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The authors declare that they have no competing interests.

Authors’ contributions

XF Guo, LQ Zheng and Y Li participated in the protocol development, data analysis and writing of the manuscript. SS Yu, GZ Sun, HM Yang, XH Zhou and XG Zhang participated in the development of the protocol, anthropometric measurement and data collection. ZX Sun and YX Sun supervised the design and execution of the study and contributed to the revision of the manuscript. All authors read and approved the final manuscript.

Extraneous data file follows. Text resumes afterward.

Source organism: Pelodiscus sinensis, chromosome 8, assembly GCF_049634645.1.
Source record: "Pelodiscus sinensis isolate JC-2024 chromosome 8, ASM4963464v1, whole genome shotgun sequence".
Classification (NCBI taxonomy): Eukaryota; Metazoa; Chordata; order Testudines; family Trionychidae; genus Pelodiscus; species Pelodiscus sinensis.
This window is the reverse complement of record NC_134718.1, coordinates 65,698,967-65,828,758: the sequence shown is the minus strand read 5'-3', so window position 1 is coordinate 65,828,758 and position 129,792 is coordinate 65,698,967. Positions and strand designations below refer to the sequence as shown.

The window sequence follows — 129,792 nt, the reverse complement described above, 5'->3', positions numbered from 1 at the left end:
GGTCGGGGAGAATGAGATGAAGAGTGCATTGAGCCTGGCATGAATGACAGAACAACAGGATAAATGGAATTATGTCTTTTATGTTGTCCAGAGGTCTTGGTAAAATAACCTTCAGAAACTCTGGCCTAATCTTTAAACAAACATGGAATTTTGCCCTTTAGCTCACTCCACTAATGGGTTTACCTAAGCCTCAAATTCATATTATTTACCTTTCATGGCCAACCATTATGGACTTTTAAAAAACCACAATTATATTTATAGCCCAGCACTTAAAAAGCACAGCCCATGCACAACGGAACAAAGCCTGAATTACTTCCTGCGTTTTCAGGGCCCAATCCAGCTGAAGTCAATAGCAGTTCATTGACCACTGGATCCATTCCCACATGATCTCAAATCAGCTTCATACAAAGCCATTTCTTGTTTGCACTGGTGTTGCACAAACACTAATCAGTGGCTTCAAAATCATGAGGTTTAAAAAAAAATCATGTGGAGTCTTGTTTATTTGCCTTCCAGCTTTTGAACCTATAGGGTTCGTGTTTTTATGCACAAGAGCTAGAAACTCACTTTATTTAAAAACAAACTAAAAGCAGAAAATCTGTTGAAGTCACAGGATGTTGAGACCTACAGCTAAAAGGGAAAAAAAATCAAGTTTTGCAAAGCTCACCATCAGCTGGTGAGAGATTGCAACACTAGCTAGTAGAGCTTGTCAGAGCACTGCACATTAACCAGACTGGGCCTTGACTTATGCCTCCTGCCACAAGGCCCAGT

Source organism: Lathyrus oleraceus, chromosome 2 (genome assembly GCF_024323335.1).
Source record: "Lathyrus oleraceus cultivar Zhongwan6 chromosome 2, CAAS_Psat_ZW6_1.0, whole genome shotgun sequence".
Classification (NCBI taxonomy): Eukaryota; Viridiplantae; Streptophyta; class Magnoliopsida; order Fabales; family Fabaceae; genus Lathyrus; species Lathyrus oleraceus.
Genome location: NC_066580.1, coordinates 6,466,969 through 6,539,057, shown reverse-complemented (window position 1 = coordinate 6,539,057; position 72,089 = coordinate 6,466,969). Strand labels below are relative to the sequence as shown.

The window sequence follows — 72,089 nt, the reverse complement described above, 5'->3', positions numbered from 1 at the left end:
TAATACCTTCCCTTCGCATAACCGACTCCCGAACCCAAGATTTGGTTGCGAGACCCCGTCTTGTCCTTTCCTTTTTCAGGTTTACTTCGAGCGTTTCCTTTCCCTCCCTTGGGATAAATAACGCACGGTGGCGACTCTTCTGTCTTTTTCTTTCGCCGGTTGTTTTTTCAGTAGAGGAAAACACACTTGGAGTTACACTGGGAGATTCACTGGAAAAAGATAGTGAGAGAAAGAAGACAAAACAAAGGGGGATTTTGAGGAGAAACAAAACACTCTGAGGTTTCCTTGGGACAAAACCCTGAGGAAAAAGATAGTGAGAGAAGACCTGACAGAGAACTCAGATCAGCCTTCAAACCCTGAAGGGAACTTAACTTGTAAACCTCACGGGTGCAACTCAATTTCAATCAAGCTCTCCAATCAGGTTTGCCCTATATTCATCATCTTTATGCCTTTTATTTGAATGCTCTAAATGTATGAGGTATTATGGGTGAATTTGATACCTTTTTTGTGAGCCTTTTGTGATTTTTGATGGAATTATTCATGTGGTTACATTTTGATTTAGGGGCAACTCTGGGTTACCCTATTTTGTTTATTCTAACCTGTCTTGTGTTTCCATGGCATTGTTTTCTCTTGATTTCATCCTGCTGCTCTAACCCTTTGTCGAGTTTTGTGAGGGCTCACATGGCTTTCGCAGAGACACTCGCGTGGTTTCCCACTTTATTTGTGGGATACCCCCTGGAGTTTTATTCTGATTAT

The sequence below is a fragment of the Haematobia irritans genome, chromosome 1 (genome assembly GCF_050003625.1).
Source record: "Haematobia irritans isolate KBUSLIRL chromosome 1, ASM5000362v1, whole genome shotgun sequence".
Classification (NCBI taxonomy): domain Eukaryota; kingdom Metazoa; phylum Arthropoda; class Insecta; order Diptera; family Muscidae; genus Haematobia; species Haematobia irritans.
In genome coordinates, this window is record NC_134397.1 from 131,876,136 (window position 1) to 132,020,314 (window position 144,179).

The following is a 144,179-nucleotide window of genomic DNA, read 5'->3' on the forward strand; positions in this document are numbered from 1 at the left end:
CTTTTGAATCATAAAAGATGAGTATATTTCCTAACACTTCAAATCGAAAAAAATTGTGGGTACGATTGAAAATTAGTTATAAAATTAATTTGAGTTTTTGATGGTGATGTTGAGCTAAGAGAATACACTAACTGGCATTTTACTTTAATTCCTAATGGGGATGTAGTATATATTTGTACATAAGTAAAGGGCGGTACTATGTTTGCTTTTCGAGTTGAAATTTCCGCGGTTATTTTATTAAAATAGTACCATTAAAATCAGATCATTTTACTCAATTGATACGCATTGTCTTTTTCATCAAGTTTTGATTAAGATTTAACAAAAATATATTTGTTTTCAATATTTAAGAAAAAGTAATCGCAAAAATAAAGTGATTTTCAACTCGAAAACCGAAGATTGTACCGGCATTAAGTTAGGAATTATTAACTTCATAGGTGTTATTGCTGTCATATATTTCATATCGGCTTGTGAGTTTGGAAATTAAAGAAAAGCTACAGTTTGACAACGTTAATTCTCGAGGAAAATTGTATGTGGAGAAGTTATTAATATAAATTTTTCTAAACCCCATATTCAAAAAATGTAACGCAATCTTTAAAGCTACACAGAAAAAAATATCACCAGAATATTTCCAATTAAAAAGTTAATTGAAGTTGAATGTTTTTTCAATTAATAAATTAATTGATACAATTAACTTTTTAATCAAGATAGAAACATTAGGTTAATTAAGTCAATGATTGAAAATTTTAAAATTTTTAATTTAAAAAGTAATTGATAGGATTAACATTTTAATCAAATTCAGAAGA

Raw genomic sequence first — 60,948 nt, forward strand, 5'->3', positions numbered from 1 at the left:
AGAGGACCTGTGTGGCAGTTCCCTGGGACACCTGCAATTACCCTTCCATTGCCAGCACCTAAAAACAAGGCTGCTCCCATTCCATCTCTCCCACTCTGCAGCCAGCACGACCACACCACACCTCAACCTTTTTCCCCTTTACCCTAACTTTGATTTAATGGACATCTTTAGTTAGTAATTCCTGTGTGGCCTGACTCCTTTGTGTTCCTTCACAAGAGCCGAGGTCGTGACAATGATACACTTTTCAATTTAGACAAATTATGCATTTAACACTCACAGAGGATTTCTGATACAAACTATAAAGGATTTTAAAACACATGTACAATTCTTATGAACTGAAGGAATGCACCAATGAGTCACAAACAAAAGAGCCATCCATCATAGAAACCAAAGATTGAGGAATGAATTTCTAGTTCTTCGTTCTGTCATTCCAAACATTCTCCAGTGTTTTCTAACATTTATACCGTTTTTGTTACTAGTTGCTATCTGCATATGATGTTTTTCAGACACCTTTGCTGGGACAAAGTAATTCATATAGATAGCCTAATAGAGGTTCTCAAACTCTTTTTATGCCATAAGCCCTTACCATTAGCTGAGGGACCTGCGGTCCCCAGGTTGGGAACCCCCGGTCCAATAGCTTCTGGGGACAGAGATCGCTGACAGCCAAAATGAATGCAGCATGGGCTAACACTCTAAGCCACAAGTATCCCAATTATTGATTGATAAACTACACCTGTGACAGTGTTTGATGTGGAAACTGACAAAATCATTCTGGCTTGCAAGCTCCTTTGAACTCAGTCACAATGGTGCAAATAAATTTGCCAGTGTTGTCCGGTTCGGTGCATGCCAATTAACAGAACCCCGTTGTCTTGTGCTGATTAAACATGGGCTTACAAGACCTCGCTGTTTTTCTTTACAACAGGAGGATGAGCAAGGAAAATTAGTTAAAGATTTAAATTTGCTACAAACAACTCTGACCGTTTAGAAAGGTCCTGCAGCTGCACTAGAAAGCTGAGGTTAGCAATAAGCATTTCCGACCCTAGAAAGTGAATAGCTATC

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Guo, X., Zheng, L., Li, Y. et al. Differences in lifestyle behaviors, dietary habits, and familial factors among normal-weight, overweight, and obese Chinese children and adolescents. Int J Behav Nutr Phys Act 9, 120 (2012).

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  • Overweight
  • Obesity
  • Children
  • Adolescents
  • Health-related factors